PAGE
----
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Spring 2011 · Vol. 40 No. 1 · pp. 116–118 

Book Review

The New Yoder

ed. Peter Dula and Chris K. Huebner. Eugene, OR: Cascade Books, 2010. 338 pages.

Reviewed by Kevin Derksen

The New Yoder is a collection of essays representing a new generation of reflection on the work of John Howard Yoder. Particular contributions to the volume, however, have very little interest in directly engaging what might be called the “old Yoder” scholarship of a James Reimer or a Denny Weaver. These are essays that try, as Yoder did, to re-think the questions themselves; to challenge conventional categories by working in new or unexplored directions. In part, this is reflective of a characteristic post-structuralist and post-colonial influence that has freed Yoder’s profound epistemological and political insights to become critical springboards rather than positions to defend. In fact, new Yoder scholarship is characterized by a suspicion of such territorial images. The spirit of the book is thus not one of defensiveness or apologetic anxiety, but one of openness and engagement. It enters into conversation with a wide variety of interlocutors including Foucault, Nietzsche, Virilio, Said, Derrida, and de Certeau. What is brought together in this collection, then, is a certain style, a certain mode of engagement and an interest in being repeatedly confronted with the “more” that might still newly speak through interaction with Yoder’s work.

If the book brings together readings of Yoder that are somehow new, however, the essays themselves tend not to be. Two thirds of the contributions are re-printed from previous publications, including a good number from earlier collections of essays on Yoder. Readers might be forgiven for wishing that The New Yoder contained some newer work. On the other hand, that many of these essays are re-prints suggests something about what it is that this “new Yoder” names. As the editors make clear, this newness is not straightforwardly temporal. Though one might be able to identify a generalized shift over the past decade, “old” and “new” Yoder scholarship continues to co-exist. Despite its disinterest in wading into previous terms of debate, one concern that drives the book as a whole is exactly the reception and inheritance of Yoder by contemporary Mennonites. In their varied and free-ranging explorations, the essays in The New Yoder collectively unmask attempts to recruit Yoder for projects that sit uneasily with the spirit of Yoder’s work itself. These would include projects that continue to read him with the Troeltschian church/sect typology in the background, often coupled with wooden and uncomplicated understandings of violence and peace.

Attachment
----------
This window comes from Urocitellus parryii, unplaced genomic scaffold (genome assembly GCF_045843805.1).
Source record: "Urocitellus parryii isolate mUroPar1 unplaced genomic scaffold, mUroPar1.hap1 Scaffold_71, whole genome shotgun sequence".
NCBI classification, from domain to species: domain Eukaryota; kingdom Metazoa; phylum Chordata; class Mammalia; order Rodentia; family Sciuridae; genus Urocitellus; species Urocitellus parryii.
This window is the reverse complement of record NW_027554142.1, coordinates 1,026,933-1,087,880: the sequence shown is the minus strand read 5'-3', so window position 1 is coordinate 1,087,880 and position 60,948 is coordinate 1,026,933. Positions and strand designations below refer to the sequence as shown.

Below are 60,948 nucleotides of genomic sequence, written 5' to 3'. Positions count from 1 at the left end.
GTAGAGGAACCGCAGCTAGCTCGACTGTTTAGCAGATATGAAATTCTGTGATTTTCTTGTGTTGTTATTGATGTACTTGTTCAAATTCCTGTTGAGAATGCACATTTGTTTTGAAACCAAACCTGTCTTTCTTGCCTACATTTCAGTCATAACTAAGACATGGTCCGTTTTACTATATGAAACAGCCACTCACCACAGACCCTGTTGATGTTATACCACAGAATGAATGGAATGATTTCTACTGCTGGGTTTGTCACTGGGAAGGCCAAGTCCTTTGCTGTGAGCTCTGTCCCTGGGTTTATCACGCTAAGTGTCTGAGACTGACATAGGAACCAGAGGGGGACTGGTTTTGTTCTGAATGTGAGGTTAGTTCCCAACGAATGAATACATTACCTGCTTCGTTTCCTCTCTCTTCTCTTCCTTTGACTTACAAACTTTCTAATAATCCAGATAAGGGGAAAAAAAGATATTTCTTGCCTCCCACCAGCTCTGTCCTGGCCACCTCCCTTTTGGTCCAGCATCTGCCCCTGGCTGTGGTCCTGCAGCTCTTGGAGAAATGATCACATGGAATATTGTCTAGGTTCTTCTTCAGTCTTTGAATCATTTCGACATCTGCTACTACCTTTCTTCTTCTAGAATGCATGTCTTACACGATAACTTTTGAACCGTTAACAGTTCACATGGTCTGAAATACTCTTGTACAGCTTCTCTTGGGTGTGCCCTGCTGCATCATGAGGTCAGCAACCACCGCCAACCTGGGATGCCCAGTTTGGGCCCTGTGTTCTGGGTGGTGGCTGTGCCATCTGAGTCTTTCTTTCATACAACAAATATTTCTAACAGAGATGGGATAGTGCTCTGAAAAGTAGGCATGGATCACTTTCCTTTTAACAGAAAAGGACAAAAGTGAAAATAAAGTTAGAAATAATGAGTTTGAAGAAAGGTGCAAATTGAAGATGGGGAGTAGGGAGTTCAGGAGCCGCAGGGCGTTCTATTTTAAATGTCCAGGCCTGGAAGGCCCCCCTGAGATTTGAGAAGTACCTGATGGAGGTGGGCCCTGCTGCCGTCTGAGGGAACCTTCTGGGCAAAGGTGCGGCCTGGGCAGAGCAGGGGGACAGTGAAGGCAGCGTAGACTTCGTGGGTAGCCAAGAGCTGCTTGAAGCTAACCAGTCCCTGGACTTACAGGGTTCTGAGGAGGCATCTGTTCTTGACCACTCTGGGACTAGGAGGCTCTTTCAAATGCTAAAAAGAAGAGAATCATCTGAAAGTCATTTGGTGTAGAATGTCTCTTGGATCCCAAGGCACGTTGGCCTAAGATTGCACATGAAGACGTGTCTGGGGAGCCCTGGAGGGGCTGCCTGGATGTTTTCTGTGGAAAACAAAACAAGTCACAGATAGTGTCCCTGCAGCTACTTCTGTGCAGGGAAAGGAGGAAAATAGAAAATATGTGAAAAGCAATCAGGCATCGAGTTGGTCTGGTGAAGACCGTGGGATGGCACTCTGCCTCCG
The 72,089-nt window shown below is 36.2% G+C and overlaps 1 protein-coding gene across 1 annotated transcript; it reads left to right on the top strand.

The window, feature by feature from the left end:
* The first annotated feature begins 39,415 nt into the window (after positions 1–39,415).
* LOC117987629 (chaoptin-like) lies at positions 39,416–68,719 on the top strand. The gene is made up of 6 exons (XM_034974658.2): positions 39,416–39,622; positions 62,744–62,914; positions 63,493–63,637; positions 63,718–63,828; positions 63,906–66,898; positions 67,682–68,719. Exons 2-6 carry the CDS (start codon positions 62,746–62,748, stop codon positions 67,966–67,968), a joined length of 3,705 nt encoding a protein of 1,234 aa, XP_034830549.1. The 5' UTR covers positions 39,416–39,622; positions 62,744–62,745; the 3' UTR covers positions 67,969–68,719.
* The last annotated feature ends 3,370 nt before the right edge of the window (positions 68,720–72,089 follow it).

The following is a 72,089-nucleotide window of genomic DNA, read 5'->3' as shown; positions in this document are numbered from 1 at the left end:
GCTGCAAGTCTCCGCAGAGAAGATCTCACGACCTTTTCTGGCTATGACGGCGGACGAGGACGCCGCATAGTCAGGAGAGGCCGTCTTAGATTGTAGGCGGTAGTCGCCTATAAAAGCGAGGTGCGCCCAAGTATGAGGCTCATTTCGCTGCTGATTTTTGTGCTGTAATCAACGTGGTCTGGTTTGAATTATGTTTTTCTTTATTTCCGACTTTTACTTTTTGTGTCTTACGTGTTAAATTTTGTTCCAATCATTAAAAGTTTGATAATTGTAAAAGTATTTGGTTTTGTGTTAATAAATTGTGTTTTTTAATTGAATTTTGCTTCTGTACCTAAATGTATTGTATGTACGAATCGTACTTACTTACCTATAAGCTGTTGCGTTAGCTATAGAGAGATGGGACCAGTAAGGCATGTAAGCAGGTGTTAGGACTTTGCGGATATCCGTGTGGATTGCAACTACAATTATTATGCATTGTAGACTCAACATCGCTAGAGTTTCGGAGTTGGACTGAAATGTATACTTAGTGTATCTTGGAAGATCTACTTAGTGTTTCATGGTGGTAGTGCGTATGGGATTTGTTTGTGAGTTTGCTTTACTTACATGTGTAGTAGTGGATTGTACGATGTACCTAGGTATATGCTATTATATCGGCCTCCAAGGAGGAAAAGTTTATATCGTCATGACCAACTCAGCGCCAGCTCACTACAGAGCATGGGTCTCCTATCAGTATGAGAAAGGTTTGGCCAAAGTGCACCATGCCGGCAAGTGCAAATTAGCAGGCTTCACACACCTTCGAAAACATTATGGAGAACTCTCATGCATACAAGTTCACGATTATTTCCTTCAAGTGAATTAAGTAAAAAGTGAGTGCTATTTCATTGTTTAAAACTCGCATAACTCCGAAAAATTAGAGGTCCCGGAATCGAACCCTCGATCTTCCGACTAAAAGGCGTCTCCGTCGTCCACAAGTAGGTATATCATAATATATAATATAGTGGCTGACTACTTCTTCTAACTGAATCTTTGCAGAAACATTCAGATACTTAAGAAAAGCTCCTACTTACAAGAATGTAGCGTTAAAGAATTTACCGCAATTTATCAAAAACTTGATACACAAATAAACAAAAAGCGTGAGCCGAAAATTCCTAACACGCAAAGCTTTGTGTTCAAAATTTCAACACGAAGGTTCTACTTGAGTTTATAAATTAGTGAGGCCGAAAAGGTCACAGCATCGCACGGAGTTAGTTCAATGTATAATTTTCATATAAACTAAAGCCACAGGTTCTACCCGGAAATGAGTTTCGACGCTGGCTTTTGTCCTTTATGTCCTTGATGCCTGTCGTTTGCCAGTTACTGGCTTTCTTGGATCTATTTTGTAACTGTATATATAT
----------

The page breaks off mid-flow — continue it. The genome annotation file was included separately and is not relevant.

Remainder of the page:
It remains fair to say, then, that one of the themes animating The New Yoder is the question of inheritance. What does it mean to receive the life and work of John Howard Yoder? Part of what is new in this collection of essays is the recognition that this is by no means a straightforward task. To inherit need not mean to defend, nor need it require scholarship that isolates exactly what Yoder meant to say. In fact, inheriting Yoder may involve taking his thought in directions he never went himself, or entering into critical conversation with his work. Many of the essayists in this book finally find themselves “for and against” Yoder in constructive and fruitful tensions. Inheritance is not merely about continuity and homogeneity, but about disruptions and surprises. It requires a generous openness that could even be called penitential, a kind of receptivity that necessarily extends beyond Yoder’s work to the many “others” from whom we are called to receive in hospitality. And for those who have contributed to this collection, all this is profoundly Yoderian.

These patient and generous engagements at the margins are everywhere on display in The New Yoder. They are engagements that simultaneously disorient, center, and margin themselves, destabilizing locations that become too fixed and identities that become too solid. It would be a mistake, therefore, to imagine that the essays in this volume pursue the novelty of liminal spaces at the expense of some established core of Christian tradition. The “looping back” that for Yoder constitutes the continuity of the tradition is exactly a perennially unfinished process of being reformed by confessing the Lordship of Christ in openness to the future and to encounters that cannot yet be foreseen. Even so, it is striking to me that the one set of interlocutors largely absent from discussion in The New Yoder are the scriptural voices that Yoder himself engaged so extensively. I am not yet sure what this says about the “new Yoder,” but in light of this volume I do wonder what it would look like to receive the Scriptures themselves as a disruptive “other” at the edges of our communities. Might an openness to its strangeness also rupture and destabilize, drawing new voices and conversations into the organic and unpredictable adventure that for Yoder is faithfulness to Christ?

Kevin Derksen
Pastor, St. Jacobs Mennonite Church
St. Jacobs, Ontario, Canada

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